Mean water levels are determined by increasing the water level above MHHW by the desired amount of SLR. To obtain wave information at the local level, we use the wave forecast available from PacIOOS57, which has been providing a 5-day hourly forecast that is calibrated using local wave buoys, for Hawaiian regions since 2009. This forecast is produced by using the WaveWatchIII and SWAN wave models to dynamically downscale atmospheric forcing from the NCEP Global Forecast System weather model57. From this forecast, we use the hourly time series of significant wave height, peak wave period, and dominant direction, for the years 2009–2015.

We then follow the method presented by Vitousek and Fletcher39 and extract peak wave heights from the time series of significant wave height, and fit those to a generalized extreme value (GEV) distribution, from which the maximum annually occurring significant wave height and the associated peak period are found. To determine the dominant direction, we perform the GEV fit on subsets of wave series that are limited to incoming wave directions within 30-degree bins, and let the bin ranges shift by 15 degree increments (a maximum of 24 bins; there will be overlap between bins). The direction from which waves will produce the highest run-up is typically shore-normal, and has the largest wave height and period. On the rare occasion that these three conditions do not align, we use expert knowledge and generally select the direction corresponding to longer period waves. See Supplementary Tables S2S4 (excel spreadsheets) for wave parameters used.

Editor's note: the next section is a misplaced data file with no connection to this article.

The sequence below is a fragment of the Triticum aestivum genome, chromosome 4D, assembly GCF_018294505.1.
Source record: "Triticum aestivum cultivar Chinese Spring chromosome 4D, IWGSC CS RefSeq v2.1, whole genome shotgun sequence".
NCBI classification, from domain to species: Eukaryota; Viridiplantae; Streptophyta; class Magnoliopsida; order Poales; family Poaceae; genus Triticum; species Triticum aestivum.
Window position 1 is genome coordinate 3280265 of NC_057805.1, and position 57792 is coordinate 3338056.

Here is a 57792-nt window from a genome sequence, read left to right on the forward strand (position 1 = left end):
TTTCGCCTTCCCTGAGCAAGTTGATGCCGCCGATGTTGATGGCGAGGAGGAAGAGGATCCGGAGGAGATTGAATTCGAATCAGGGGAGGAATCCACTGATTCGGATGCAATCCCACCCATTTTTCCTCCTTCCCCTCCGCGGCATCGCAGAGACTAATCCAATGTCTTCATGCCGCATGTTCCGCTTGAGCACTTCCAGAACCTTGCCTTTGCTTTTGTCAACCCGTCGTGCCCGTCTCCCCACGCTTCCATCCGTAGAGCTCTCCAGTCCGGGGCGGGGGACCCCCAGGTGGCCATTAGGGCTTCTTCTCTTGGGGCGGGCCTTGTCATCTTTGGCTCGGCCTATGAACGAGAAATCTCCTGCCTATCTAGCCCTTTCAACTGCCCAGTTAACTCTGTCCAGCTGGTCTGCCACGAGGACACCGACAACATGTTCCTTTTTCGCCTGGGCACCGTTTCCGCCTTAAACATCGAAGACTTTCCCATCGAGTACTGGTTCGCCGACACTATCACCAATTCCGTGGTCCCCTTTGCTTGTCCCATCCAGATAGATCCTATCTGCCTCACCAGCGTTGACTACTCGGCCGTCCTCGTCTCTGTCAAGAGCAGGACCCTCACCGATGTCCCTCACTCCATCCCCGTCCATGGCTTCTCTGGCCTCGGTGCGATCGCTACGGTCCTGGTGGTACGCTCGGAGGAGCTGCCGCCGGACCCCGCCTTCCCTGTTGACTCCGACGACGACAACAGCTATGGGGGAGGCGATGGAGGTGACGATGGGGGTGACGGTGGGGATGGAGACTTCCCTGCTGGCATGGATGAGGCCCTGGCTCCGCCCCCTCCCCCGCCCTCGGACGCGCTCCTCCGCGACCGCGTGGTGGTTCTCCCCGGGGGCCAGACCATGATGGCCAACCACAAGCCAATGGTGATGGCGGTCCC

We repeat this procedure on wave data at locations spaced 1.5–2.5 km apart, in roughly 25–35 m depth around each island. The annually-recurring maximum wave parameters are then interpolated along the offshore boundary to match profile locations. Since projections of future wave conditions due to climate change do not indicate significant changes in wave characteristics near Hawai‘i, we use the same wave parameters for all future SLR scenarios58. From the wave parameters, we use XBeach routines to generate the 1-hour time series of incoming waves.

Friction due to bottom roughness affects wave flow velocity. To determine bottom roughness, we use two mapping products (GIS polygon layers) that classify the geology and structural type of land and sea topography. For land areas, we use the USGS geology classification map for Hawai‘i59; for submerged areas, we use benthic structural classification maps (e.g. sand, spur and groove reef, pavement reef) produced as part of the Mapping of Benthic Habitats for the Main Eight Hawaiian Islands project for NOAA’s National Ocean Service Center for Coastal Monitoring and Assessment60. We then assign friction values to each geologic type and structural classification (see Supplemental Tables S5S6 (excel spreadsheets) for friction values). Then, via a lookup table, we assign these values to each polygon. The polygon layers are merged and gridded to match the DEM grid size. Because rough reef platforms can episodically become exposed and/or covered by sand, and because the USGS geology maps are lower-resolution than our DEMs, we edited some areas of the USGS and NOAA maps to match conditions at the time of the DEM data collection. When needed, we hand-digitized replacement polygons that more accurately represent structural classification by looking at the existing DEM and most-recent aerial photo, then merging this new layer with the existing one.